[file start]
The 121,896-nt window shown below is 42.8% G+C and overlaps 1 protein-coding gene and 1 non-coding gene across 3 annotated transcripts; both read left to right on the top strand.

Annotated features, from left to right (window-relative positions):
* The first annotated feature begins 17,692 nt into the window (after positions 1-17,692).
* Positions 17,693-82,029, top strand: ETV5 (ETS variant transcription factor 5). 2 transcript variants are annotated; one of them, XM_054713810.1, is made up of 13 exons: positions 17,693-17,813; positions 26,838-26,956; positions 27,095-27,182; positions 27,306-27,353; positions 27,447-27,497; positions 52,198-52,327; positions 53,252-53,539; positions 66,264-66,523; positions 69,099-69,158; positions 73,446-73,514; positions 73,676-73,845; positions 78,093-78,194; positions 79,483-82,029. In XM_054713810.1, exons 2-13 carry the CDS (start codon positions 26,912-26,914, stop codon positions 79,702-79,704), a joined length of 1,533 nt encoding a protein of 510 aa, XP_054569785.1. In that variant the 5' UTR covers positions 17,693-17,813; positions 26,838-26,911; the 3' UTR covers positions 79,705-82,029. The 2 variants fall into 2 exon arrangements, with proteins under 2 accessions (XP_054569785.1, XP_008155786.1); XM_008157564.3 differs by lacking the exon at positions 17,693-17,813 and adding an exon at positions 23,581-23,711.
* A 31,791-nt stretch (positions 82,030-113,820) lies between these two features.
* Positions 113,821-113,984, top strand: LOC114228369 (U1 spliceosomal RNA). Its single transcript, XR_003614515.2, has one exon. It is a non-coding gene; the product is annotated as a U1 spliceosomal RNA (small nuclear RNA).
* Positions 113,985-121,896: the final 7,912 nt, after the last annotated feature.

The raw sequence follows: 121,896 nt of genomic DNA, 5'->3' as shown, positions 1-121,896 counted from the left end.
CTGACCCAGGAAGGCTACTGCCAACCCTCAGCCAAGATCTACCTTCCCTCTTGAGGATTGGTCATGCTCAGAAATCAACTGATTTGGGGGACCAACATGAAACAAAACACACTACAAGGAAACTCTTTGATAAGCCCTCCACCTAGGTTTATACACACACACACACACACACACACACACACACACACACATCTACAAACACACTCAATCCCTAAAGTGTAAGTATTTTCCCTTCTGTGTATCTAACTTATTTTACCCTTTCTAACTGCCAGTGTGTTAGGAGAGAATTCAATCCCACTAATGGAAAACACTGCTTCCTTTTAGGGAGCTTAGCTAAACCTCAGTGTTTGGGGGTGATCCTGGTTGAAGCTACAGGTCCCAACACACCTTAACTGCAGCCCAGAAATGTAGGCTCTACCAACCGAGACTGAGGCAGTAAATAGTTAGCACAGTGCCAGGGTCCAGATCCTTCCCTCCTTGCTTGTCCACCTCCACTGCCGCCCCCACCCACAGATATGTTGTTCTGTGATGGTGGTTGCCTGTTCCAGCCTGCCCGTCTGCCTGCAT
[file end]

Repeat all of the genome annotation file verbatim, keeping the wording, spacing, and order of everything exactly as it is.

The 121,896-nt window shown below is 42.8% G+C and overlaps 1 protein-coding gene and 1 non-coding gene across 3 annotated transcripts; both read left to right on the top strand.

Annotated features, from left to right (window-relative positions):
* The first annotated feature begins 17,692 nt into the window (after positions 1-17,692).
* Positions 17,693-82,029, top strand: ETV5 (ETS variant transcription factor 5). 2 transcript variants are annotated; one of them, XM_054713810.1, is made up of 13 exons: positions 17,693-17,813; positions 26,838-26,956; positions 27,095-27,182; positions 27,306-27,353; positions 27,447-27,497; positions 52,198-52,327; positions 53,252-53,539; positions 66,264-66,523; positions 69,099-69,158; positions 73,446-73,514; positions 73,676-73,845; positions 78,093-78,194; positions 79,483-82,029. In XM_054713810.1, exons 2-13 carry the CDS (start codon positions 26,912-26,914, stop codon positions 79,702-79,704), a joined length of 1,533 nt encoding a protein of 510 aa, XP_054569785.1. In that variant the 5' UTR covers positions 17,693-17,813; positions 26,838-26,911; the 3' UTR covers positions 79,705-82,029. The 2 variants fall into 2 exon arrangements, with proteins under 2 accessions (XP_054569785.1, XP_008155786.1); XM_008157564.3 differs by lacking the exon at positions 17,693-17,813 and adding an exon at positions 23,581-23,711.
* A 31,791-nt stretch (positions 82,030-113,820) lies between these two features.
* Positions 113,821-113,984, top strand: LOC114228369 (U1 spliceosomal RNA). Its single transcript, XR_003614515.2, has one exon. It is a non-coding gene; the product is annotated as a U1 spliceosomal RNA (small nuclear RNA).
* Positions 113,985-121,896: the final 7,912 nt, after the last annotated feature.

The raw sequence follows: 121,896 nt of genomic DNA, 5'->3' as shown, positions 1-121,896 counted from the left end.
CTGACCCAGGAAGGCTACTGCCAACCCTCAGCCAAGATCTACCTTCCCTCTTGAGGATTGGTCATGCTCAGAAATCAACTGATTTGGGGGACCAACATGAAACAAAACACACTACAAGGAAACTCTTTGATAAGCCCTCCACCTAGGTTTATACACACACACACACACACACACACACACACACACACACATCTACAAACACACTCAATCCCTAAAGTGTAAGTATTTTCCCTTCTGTGTATCTAACTTATTTTACCCTTTCTAACTGCCAGTGTGTTAGGAGAGAATTCAATCCCACTAATGGAAAACACTGCTTCCTTTTAGGGAGCTTAGCTAAACCTCAGTGTTTGGGGGTGATCCTGGTTGAAGCTACAGGTCCCAACACACCTTAACTGCAGCCCAGAAATGTAGGCTCTACCAACCGAGACTGAGGCAGTAAATAGTTAGCACAGTGCCAGGGTCCAGATCCTTCCCTCCTTGCTTGTCCACCTCCACTGCCGCCCCCACCCACAGATATGTTGTTCTGTGATGGTGGTTGCCTGTTCCAGCCTGCCCGTCTGCCTGCAT